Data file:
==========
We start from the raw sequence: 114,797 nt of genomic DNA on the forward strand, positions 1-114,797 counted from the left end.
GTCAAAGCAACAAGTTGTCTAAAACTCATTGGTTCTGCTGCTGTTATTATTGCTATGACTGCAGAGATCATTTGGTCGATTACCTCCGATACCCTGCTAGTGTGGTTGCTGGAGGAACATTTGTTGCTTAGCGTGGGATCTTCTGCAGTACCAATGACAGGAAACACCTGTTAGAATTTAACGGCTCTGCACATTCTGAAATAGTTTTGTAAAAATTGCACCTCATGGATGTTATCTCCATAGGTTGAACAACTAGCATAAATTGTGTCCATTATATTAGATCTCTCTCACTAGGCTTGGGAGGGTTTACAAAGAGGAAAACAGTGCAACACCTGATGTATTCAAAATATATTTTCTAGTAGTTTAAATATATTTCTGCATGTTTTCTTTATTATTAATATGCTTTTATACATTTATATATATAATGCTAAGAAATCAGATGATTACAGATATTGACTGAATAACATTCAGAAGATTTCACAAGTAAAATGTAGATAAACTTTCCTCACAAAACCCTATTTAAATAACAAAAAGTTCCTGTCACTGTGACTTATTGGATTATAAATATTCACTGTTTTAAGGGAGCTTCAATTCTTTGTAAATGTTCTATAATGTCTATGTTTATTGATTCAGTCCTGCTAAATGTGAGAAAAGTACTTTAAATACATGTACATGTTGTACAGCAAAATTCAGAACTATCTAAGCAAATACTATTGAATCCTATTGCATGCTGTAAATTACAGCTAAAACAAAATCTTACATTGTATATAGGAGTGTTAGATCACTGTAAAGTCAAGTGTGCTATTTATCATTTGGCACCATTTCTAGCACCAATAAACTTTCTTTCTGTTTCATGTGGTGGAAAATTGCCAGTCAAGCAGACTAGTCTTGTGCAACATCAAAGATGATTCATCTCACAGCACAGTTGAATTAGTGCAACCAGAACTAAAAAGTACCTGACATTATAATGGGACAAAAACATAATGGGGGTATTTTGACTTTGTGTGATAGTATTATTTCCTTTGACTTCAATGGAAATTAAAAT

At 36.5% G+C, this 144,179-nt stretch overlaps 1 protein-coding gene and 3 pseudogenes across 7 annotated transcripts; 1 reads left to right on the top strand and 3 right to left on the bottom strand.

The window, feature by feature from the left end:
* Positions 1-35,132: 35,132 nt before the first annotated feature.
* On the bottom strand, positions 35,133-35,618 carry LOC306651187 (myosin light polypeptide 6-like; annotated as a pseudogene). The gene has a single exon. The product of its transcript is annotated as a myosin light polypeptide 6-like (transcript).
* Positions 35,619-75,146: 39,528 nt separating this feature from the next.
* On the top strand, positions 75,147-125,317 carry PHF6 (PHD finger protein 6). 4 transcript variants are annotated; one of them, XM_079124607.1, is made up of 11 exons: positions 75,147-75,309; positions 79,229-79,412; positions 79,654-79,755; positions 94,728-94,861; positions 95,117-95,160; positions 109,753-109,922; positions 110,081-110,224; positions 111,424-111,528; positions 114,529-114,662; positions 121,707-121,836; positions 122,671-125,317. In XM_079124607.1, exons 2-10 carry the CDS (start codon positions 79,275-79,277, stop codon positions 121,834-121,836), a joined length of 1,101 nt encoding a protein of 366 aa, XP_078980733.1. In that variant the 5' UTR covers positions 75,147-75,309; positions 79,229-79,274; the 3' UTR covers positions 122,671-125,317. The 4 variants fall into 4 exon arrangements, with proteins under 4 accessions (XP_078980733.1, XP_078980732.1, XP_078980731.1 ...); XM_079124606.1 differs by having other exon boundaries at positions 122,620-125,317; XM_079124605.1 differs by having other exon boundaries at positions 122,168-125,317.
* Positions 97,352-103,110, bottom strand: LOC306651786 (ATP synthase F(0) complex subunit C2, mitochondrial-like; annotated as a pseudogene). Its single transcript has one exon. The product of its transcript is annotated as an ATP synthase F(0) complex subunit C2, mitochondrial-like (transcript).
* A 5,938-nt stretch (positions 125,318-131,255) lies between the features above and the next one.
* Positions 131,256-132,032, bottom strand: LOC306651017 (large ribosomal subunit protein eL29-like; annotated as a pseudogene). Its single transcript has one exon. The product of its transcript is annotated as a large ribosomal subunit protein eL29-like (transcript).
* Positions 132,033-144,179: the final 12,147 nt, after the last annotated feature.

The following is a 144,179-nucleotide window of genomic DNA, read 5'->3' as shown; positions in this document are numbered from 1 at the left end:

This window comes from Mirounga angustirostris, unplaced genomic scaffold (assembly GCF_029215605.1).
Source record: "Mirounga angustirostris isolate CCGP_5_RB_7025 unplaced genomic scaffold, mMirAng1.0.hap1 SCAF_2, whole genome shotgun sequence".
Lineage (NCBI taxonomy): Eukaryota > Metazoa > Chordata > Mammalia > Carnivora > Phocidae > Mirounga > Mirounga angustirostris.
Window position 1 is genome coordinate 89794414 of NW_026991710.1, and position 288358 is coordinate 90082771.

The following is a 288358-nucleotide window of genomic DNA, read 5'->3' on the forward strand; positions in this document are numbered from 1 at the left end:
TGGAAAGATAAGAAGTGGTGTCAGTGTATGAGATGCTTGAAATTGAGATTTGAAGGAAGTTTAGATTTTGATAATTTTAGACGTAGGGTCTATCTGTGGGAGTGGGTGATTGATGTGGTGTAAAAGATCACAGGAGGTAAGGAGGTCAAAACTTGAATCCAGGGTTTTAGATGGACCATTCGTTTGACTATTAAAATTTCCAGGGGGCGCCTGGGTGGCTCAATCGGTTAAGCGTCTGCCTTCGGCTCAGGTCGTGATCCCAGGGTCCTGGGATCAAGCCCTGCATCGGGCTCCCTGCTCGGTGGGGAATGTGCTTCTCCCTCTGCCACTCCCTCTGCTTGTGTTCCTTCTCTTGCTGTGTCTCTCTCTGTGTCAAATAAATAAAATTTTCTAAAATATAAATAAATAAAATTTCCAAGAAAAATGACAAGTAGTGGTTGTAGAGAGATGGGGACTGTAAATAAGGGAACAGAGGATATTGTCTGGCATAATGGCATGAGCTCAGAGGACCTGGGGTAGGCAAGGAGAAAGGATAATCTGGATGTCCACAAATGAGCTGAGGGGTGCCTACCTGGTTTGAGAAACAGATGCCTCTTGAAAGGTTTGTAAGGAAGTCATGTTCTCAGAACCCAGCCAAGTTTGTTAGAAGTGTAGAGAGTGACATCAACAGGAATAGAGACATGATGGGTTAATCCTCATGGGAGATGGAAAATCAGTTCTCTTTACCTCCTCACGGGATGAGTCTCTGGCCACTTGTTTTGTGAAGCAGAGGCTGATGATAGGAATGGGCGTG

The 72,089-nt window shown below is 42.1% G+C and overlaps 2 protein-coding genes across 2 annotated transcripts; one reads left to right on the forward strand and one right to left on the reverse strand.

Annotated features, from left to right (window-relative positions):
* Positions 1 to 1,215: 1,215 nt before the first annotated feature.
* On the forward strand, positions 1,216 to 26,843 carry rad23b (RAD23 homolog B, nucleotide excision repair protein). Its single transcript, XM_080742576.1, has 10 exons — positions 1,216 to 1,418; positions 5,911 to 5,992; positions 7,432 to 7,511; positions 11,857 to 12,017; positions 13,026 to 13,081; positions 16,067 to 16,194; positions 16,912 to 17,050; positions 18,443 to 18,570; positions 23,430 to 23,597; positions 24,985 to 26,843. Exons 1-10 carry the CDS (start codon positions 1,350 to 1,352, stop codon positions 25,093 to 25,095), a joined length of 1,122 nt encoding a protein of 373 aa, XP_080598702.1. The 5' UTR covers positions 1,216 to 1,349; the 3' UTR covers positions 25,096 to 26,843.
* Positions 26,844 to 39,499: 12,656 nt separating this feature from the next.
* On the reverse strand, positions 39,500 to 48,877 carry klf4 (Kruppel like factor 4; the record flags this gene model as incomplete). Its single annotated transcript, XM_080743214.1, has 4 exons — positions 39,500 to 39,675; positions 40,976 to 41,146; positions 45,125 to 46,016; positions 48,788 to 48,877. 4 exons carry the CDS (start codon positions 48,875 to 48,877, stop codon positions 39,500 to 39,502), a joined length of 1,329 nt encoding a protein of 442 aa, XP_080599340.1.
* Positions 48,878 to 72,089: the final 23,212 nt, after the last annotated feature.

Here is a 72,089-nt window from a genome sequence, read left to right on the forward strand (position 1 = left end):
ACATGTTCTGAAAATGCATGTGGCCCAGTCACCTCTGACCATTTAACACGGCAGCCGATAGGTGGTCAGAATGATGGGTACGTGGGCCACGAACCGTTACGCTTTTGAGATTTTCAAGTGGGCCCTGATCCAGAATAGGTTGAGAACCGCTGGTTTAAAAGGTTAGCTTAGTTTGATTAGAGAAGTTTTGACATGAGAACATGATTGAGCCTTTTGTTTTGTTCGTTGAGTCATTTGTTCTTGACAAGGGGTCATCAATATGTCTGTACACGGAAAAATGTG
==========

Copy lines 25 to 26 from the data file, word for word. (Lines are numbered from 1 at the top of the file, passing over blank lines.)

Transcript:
* On the reverse strand, positions 39,500 to 48,877 carry klf4 (Kruppel like factor 4; the record flags this gene model as incomplete). Its single annotated transcript, XM_080743214.1, has 4 exons — positions 39,500 to 39,675; positions 40,976 to 41,146; positions 45,125 to 46,016; positions 48,788 to 48,877. 4 exons carry the CDS (start codon positions 48,875 to 48,877, stop codon positions 39,500 to 39,502), a joined length of 1,329 nt encoding a protein of 442 aa, XP_080599340.1.
* Positions 48,878 to 72,089: the final 23,212 nt, after the last annotated feature.